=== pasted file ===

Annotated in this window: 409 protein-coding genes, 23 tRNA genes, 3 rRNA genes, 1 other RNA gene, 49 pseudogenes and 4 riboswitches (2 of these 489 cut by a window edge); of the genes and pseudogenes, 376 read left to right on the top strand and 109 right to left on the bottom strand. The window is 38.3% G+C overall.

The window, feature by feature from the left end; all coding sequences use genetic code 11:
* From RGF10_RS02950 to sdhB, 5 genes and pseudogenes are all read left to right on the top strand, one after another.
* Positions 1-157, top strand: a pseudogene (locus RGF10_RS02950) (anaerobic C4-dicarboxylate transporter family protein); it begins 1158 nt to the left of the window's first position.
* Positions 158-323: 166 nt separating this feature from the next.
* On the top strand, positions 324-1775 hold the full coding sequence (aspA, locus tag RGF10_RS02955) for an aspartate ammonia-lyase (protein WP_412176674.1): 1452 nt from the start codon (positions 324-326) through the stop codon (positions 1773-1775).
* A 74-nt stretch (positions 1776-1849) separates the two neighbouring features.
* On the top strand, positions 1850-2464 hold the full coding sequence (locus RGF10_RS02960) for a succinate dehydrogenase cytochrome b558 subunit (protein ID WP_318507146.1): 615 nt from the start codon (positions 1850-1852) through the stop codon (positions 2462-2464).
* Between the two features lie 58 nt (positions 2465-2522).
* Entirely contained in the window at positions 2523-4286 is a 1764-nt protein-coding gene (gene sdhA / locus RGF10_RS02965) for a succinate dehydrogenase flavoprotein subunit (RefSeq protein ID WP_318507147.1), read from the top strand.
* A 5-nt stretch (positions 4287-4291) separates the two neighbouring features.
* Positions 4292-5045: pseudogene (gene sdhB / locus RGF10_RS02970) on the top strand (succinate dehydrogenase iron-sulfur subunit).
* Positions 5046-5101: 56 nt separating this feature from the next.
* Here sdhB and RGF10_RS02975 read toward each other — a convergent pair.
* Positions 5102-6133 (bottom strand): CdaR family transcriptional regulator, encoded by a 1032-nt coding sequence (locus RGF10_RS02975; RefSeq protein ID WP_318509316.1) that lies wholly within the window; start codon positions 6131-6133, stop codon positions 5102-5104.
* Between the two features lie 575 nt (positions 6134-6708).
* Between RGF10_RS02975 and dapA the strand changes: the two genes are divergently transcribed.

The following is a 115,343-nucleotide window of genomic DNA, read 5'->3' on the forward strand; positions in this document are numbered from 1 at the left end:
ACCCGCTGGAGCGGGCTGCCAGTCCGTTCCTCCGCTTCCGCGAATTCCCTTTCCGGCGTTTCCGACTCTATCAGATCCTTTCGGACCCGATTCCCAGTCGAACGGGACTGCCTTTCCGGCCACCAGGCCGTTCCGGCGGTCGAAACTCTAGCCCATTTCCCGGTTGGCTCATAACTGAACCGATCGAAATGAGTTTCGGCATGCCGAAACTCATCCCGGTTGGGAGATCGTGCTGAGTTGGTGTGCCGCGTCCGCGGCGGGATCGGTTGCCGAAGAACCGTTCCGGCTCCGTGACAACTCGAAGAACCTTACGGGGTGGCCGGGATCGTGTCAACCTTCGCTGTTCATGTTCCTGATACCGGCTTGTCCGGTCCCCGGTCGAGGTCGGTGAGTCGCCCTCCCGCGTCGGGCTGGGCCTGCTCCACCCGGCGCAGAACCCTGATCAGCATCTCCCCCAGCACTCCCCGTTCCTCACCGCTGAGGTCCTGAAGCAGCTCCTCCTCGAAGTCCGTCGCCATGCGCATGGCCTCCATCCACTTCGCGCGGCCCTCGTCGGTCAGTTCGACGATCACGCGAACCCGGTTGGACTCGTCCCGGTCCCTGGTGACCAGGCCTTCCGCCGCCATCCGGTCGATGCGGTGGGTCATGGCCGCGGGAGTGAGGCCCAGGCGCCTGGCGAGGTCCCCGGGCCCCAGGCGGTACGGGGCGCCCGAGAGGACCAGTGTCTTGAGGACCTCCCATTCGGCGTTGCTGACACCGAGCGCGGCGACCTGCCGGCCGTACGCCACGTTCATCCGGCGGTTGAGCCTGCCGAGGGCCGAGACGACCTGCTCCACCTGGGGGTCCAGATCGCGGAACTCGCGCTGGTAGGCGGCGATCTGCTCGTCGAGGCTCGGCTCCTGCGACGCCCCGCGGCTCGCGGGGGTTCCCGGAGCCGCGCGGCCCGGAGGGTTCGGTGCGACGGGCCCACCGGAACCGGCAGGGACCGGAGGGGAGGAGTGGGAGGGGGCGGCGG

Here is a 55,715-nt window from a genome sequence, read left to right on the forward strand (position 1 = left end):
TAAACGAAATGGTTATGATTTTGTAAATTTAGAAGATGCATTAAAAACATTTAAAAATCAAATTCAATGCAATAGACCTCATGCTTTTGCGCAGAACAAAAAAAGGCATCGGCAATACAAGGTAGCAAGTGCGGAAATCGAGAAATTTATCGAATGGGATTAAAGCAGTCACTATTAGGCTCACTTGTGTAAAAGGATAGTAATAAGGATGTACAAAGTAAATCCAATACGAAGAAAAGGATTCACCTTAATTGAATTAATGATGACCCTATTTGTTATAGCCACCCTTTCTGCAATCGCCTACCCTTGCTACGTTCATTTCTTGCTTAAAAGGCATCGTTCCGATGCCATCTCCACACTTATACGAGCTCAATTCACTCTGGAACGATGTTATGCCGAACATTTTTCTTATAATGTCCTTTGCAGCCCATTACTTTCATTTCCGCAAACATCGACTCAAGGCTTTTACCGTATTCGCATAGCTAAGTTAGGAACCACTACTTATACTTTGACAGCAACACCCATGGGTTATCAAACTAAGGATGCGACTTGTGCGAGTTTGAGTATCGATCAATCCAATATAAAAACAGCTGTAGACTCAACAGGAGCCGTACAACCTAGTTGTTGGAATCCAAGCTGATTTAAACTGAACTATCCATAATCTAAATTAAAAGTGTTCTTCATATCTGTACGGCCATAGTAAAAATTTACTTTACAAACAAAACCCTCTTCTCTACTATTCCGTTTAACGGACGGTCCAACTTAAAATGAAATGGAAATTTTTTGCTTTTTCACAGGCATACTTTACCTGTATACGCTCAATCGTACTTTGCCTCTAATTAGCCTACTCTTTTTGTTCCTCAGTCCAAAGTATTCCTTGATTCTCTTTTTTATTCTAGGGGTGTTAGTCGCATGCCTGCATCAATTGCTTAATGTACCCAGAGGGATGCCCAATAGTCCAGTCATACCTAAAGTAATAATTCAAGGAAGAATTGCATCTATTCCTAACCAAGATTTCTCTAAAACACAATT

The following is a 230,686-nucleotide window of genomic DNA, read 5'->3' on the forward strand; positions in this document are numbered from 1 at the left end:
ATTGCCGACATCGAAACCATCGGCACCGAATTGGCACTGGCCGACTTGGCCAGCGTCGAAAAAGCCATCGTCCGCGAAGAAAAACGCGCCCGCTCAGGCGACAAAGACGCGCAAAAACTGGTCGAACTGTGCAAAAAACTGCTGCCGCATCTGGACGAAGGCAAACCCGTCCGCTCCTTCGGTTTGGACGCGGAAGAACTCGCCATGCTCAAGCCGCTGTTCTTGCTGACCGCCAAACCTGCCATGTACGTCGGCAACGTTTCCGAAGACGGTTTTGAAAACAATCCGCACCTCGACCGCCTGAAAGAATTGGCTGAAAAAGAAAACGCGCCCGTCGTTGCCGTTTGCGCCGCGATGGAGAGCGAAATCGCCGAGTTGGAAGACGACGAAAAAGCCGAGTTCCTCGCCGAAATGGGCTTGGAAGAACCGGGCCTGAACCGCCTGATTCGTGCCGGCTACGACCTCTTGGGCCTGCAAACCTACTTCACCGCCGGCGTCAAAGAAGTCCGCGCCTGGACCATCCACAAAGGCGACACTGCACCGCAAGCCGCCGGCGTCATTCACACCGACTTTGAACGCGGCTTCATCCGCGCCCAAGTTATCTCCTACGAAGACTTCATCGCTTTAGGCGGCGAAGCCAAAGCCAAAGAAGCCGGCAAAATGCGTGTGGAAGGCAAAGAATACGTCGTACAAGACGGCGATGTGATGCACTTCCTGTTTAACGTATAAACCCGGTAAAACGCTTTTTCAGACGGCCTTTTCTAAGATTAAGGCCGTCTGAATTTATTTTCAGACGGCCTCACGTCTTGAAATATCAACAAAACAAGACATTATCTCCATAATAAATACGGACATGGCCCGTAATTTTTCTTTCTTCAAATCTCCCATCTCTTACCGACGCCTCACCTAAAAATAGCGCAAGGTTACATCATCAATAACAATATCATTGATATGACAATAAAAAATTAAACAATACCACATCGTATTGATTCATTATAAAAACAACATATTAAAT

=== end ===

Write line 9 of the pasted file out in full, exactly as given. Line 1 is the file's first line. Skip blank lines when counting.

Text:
* Between the two features lie 58 nt (positions 2465-2522).